Former Obama Official Demands Twitter Ban Alex Jones, Twitter CEO Says “he hasn’t violated our rules”

Former Obama official Emily Horne demanded that Twitter CEO Jack Dorsey censor Alex Jones after Dorsey made a statement in which he said he wouldn’t be swayed by “outside pressure” to ban Jones.

Twitter is the only major social media outlet not to restrict Jones in the aftermath of a purge which began as a CNN lobbying campaign to ban its competition.

After Apple, Spotify, Facebook, YouTube and others banned Jones, Dorsey issued a statement declaring that Jones had not violated Twitter’s terms of service.

“We didn’t suspend Alex Jones or Infowars yesterday. We know that’s hard for many but the reason is simple: he hasn’t violated our rules. We’ll enforce if he does. And we’ll continue to promote a healthy conversational environment by ensuring tweets aren’t artificially amplified,” said Dorsey.

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“If we succumb and simply react to outside pressure, rather than straightforward principles we enforce (and evolve) impartially regardless of political viewpoints, we become a service that’s constructed by our personal views that can swing in any direction. That’s not us,” he added.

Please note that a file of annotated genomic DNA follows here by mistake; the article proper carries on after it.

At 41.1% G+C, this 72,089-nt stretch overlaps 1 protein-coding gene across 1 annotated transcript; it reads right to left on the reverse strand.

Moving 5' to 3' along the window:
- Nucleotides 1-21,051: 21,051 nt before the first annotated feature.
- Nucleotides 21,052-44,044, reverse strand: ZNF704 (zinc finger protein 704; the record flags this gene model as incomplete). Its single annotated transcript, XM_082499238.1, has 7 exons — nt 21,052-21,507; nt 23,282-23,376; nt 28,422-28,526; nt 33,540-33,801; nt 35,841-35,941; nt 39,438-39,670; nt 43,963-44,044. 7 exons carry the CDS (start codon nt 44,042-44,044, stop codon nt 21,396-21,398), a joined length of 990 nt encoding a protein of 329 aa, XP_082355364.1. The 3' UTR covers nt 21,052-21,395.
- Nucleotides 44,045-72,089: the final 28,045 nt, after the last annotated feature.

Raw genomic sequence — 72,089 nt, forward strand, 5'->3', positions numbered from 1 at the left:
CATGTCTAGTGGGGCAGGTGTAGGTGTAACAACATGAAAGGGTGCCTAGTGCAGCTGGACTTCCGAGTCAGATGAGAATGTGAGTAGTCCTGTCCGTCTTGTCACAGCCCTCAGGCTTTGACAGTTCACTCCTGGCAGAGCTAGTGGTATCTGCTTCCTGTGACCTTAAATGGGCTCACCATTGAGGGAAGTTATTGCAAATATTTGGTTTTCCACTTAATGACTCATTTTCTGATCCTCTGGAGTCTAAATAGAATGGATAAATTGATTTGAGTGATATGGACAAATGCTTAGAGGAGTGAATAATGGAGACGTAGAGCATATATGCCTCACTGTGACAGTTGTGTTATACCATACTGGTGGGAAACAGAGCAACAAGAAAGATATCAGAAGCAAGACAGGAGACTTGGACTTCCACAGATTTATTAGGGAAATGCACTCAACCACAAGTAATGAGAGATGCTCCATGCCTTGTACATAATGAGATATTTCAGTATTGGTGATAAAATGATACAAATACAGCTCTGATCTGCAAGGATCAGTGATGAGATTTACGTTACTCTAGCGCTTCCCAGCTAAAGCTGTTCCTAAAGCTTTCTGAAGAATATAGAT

Dorsey’s statement prompted fury from many on the left, including former assistant press secretary for the National Security Council under Obama and former Twitter communications director Emily Horne.

Horne said Dorsey’s decision not to ban Jones was “the wrong call,” adding that Jones encourages his followers to “harass/harm people offline.”

Former presidential candidate and Governor of Vermont Howard Dean also jumped into the fray, accusing Twitter and by extension Alex Jones of ‘aiding and abetting’ violence, nazism and hate speech.

Dean provided no examples of where Jones had endorsed violence, nazism or hate speech.

As we reported last night, top attorney David French wrote a piece for the New York Times in which he argued that Big Tech colluding to ban Infowars should leave people “deeply concerned” because it was a likely abuse of power.



Paul Joseph Watson is the editor at large of and Prison


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